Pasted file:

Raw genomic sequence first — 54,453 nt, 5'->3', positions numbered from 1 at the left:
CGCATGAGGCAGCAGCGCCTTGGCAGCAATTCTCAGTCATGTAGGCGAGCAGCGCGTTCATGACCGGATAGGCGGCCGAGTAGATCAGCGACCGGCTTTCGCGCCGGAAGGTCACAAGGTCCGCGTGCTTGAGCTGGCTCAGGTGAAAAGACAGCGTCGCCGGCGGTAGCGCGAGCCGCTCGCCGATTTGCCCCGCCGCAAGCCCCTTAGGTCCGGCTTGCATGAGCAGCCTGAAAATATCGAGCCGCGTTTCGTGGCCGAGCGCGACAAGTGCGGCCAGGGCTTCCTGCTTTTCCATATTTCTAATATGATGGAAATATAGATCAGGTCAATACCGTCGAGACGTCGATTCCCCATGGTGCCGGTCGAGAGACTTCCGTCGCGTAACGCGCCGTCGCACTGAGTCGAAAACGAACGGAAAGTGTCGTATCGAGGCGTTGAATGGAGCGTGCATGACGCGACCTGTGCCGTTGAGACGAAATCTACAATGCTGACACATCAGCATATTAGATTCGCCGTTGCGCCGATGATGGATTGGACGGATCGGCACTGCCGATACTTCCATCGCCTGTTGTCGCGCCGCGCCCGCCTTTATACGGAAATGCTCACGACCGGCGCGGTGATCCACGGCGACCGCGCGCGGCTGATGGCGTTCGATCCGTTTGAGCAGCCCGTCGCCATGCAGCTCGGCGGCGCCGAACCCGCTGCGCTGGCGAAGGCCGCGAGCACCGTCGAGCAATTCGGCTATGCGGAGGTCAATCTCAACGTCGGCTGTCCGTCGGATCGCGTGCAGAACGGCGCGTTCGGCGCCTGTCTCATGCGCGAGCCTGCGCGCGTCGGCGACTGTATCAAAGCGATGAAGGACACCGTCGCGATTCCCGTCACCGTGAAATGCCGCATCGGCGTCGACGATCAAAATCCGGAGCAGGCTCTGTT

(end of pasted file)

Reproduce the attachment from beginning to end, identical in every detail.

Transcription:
Raw genomic sequence first — 54,453 nt, 5'->3', positions numbered from 1 at the left:
CGCATGAGGCAGCAGCGCCTTGGCAGCAATTCTCAGTCATGTAGGCGAGCAGCGCGTTCATGACCGGATAGGCGGCCGAGTAGATCAGCGACCGGCTTTCGCGCCGGAAGGTCACAAGGTCCGCGTGCTTGAGCTGGCTCAGGTGAAAAGACAGCGTCGCCGGCGGTAGCGCGAGCCGCTCGCCGATTTGCCCCGCCGCAAGCCCCTTAGGTCCGGCTTGCATGAGCAGCCTGAAAATATCGAGCCGCGTTTCGTGGCCGAGCGCGACAAGTGCGGCCAGGGCTTCCTGCTTTTCCATATTTCTAATATGATGGAAATATAGATCAGGTCAATACCGTCGAGACGTCGATTCCCCATGGTGCCGGTCGAGAGACTTCCGTCGCGTAACGCGCCGTCGCACTGAGTCGAAAACGAACGGAAAGTGTCGTATCGAGGCGTTGAATGGAGCGTGCATGACGCGACCTGTGCCGTTGAGACGAAATCTACAATGCTGACACATCAGCATATTAGATTCGCCGTTGCGCCGATGATGGATTGGACGGATCGGCACTGCCGATACTTCCATCGCCTGTTGTCGCGCCGCGCCCGCCTTTATACGGAAATGCTCACGACCGGCGCGGTGATCCACGGCGACCGCGCGCGGCTGATGGCGTTCGATCCGTTTGAGCAGCCCGTCGCCATGCAGCTCGGCGGCGCCGAACCCGCTGCGCTGGCGAAGGCCGCGAGCACCGTCGAGCAATTCGGCTATGCGGAGGTCAATCTCAACGTCGGCTGTCCGTCGGATCGCGTGCAGAACGGCGCGTTCGGCGCCTGTCTCATGCGCGAGCCTGCGCGCGTCGGCGACTGTATCAAAGCGATGAAGGACACCGTCGCGATTCCCGTCACCGTGAAATGCCGCATCGGCGTCGACGATCAAAATCCGGAGCAGGCTCTGTT